And that same digital infrastructure that’s essential for commercial success is the same one that makes your city smart. It’s the same technologies that underpin it and give convenience and competitive advantages not just to your city staff and employees but to all your citizens and to all your business. So, I just finish up by reminding cities and citizens that I travel all around the world to visit cities and see where they are. And the world is not waiting. They’re not waiting for American cities to get started or catch up. They’re not waiting for your city to catch up. So, for the sake of your comfort and your convenience but also and especially for the sake of your future prosperity, it really is time for every city to start getting smart.
Matthew: Thank you, Jesse. I’d like introduce two of the other participants on this call Rob Silverberg of Dell EMC and Allen Sulgrove of GDT. Welcome, Rob and Allen.
Allen: Thank you.
Rob: Great to be here.
Matthew: What are some use cases and opportunities of a smart city?
Allen: This is Allen Sulgrove from GDT. I appreciate the opportunity to speak here. The use cases from smart cities is many. I know that when GDT talks about smart cities, we like to talk about doing something small in scope to begin with. And when I say small in scope, I’m not talking about a proof of concept or something to get the gears going but more so to target a specific area like a park or a city center. So, some of the use cases that we immediately talk about is smart lighting. Smart lighting is important for multiple different reasons. One, from the energy savings standpoint, which is huge which could be up to 50%. And then as you put some of the smart lighting techniques on it, you can get up to 70%. But it also doubles as a security multiplier. So, now you have the opportunity to affect your lightings within your city parks, your city areas, your city streets based on things that may be happening in your city. For instance, if there’s a police incident, we can flash the lights red and blue. If there’s an Amber alert, we can flash them amber.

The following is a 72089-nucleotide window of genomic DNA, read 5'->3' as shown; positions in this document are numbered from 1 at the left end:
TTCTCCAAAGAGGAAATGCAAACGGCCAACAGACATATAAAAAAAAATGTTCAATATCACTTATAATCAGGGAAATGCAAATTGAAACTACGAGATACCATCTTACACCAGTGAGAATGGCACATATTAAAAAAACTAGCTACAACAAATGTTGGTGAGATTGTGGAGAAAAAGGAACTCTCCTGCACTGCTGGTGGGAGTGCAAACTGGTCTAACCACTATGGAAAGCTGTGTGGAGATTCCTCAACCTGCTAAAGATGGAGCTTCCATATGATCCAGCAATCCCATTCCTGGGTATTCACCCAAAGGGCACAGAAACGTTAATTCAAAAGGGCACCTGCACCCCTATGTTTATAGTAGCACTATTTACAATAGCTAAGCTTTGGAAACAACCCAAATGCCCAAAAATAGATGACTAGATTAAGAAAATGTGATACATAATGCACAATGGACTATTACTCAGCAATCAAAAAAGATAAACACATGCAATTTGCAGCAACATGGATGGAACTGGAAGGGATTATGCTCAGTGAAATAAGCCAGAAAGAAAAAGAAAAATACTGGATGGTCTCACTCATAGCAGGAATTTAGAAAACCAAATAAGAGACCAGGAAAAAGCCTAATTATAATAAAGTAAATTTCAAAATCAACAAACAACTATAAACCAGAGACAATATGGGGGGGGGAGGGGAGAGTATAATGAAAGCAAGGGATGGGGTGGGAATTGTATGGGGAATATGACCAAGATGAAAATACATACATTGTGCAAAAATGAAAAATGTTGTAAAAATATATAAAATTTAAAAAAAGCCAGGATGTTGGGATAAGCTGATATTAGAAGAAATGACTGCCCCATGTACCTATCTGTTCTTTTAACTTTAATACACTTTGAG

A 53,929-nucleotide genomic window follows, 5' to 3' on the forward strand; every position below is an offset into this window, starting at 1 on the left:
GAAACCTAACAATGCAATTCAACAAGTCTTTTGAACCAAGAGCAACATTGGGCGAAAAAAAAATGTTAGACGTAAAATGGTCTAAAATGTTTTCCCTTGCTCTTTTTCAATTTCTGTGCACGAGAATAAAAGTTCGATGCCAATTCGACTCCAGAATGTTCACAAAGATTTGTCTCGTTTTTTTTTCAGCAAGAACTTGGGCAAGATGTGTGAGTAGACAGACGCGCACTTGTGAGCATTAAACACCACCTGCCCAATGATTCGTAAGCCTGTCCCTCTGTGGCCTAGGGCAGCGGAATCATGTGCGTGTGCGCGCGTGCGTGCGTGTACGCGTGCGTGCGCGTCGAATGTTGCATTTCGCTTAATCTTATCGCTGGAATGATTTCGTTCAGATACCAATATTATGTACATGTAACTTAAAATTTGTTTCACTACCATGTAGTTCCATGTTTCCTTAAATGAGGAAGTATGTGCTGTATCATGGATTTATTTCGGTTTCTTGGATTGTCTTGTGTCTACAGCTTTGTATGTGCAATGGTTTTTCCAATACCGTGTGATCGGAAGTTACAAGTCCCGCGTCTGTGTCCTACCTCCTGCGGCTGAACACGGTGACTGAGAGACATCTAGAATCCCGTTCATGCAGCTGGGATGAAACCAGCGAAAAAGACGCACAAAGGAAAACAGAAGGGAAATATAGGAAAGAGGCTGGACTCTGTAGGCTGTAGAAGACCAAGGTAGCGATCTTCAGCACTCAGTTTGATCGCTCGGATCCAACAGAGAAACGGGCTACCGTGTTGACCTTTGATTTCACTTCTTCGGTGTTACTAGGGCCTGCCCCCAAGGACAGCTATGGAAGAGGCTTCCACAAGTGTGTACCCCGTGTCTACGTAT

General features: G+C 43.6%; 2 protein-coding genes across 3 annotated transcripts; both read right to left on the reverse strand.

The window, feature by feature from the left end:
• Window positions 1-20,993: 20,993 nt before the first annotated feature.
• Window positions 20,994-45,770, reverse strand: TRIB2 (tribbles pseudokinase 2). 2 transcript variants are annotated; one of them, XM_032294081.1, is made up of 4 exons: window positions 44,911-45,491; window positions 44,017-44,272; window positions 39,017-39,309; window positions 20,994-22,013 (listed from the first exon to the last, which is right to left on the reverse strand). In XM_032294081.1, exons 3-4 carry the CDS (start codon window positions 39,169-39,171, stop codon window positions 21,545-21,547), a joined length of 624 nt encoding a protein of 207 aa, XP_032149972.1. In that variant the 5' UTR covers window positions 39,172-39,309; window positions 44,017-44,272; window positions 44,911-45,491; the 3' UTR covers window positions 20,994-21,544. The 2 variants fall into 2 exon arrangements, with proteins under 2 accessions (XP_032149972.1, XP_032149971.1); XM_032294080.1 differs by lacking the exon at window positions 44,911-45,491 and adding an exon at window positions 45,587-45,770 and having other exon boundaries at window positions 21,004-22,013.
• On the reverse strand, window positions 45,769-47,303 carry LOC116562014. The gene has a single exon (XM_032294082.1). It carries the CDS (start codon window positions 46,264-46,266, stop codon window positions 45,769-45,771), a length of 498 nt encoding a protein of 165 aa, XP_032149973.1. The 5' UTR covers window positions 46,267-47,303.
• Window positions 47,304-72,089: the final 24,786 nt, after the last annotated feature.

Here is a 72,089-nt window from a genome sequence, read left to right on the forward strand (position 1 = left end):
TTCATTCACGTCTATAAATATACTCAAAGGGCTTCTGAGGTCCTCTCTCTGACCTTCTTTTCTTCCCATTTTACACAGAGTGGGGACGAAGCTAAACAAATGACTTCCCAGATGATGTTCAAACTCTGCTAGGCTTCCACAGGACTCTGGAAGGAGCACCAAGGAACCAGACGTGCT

Another use case that we typically lead with goes around community Wi-Fi. Now, community Wi-Fi is a big piece because there’s a lot of benefit in the cities that I’ve been talking to about extending Wi-Fi access out to the community. Many schools with the cities I talk to supply the kids with laptops or tablets so that they can do schoolwork at home. But unfortunately, some of these children don’t have that access at home. So, extending out the community Wi-Fi has the opportunity to get internet to the places where the less privileged are and get those students the internet access they need. But again, it has another effect on that. With that community Wi-Fi, you also have the opportunity to get presence locational analytics.